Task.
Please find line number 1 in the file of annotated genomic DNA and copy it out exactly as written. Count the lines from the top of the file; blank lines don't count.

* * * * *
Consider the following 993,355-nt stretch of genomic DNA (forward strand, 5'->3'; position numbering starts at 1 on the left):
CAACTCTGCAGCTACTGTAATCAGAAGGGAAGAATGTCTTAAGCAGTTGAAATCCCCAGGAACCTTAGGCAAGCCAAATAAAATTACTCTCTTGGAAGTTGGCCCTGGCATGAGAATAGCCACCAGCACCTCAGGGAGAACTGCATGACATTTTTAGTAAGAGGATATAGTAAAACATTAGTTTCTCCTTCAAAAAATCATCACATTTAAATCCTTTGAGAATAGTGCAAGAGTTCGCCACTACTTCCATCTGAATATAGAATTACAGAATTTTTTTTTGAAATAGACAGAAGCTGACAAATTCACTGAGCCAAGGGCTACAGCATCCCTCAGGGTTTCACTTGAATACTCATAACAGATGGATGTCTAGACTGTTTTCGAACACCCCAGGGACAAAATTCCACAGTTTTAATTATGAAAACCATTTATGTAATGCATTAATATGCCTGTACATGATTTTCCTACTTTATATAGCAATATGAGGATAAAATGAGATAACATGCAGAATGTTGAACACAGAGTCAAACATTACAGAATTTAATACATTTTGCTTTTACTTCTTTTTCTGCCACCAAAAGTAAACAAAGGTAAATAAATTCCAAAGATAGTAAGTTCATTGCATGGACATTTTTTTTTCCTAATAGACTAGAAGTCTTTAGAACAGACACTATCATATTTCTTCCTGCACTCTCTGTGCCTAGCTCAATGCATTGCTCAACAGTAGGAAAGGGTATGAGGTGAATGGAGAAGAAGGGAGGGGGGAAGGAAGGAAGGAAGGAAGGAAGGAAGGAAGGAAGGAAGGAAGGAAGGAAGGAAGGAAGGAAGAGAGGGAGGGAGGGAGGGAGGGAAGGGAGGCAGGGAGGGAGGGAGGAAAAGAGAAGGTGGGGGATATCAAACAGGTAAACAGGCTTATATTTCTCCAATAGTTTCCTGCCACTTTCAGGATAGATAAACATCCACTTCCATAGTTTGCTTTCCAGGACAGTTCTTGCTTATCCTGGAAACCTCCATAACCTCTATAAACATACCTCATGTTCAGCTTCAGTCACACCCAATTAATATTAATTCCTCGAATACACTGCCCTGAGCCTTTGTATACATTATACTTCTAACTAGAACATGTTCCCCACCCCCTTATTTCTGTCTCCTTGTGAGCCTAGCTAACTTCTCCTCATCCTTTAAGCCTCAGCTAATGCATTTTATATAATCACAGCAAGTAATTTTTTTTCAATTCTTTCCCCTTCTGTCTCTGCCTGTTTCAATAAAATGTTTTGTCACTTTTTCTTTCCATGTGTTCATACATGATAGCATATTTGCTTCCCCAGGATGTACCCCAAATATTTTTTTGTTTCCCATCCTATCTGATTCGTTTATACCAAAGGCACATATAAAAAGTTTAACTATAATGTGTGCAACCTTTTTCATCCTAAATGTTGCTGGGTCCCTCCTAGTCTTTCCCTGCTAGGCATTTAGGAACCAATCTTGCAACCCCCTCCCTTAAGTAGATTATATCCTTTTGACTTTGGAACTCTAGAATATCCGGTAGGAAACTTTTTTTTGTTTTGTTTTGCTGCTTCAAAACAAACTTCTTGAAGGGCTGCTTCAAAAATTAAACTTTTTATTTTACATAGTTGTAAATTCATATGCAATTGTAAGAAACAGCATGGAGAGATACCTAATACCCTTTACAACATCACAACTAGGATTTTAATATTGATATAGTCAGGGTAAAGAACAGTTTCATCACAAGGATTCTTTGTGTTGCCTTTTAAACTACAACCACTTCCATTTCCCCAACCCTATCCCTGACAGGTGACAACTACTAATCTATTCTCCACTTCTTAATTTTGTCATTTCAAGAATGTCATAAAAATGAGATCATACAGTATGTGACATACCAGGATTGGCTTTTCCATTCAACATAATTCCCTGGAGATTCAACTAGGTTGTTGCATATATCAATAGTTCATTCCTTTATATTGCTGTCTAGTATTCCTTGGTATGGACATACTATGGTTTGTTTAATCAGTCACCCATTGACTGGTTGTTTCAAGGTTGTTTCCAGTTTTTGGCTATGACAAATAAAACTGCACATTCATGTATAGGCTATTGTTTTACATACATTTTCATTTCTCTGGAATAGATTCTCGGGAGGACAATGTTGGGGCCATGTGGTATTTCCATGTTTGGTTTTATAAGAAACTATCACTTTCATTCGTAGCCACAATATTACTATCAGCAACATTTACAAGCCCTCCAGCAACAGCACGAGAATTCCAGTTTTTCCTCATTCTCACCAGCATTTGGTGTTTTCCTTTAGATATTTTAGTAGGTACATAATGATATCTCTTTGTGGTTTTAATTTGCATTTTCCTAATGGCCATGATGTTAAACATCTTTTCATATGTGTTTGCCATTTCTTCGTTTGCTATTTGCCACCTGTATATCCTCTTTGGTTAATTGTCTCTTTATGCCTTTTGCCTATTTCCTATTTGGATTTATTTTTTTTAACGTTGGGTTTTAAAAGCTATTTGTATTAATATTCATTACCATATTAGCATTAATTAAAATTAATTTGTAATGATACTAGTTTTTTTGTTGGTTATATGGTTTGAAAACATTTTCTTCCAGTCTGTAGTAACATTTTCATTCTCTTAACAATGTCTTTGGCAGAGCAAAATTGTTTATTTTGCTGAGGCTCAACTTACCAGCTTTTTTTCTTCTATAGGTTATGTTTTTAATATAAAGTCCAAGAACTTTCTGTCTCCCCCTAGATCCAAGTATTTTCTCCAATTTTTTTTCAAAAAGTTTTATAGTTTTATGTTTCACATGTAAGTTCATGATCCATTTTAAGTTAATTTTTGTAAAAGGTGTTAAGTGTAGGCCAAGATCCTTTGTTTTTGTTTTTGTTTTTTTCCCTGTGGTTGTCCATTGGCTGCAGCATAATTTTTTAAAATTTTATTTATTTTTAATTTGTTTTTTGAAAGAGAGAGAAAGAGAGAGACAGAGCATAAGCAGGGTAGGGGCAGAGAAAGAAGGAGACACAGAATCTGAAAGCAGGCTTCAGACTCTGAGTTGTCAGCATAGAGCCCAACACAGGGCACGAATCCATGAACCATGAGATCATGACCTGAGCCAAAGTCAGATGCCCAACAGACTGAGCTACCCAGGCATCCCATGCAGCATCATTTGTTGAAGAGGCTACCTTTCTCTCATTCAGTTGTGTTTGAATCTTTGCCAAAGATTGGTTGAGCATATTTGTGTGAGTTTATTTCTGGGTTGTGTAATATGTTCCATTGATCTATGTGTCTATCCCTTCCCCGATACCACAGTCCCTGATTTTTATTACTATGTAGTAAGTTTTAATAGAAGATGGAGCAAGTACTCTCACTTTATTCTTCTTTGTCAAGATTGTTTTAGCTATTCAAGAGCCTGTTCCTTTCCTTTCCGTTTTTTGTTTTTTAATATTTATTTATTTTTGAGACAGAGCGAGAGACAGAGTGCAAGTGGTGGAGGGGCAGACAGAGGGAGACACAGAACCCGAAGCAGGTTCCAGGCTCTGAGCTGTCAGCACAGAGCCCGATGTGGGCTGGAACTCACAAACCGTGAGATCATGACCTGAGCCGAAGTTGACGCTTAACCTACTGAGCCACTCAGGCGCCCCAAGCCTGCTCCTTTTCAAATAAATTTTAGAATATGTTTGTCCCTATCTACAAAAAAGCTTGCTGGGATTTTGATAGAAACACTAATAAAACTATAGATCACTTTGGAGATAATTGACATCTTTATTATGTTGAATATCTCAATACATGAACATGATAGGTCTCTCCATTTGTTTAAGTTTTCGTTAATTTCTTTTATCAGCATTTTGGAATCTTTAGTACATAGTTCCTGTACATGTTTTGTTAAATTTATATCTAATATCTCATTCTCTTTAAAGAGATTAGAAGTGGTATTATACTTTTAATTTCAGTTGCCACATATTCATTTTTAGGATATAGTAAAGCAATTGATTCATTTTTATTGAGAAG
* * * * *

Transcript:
Consider the following 993,355-nt stretch of genomic DNA (forward strand, 5'->3'; position numbering starts at 1 on the left):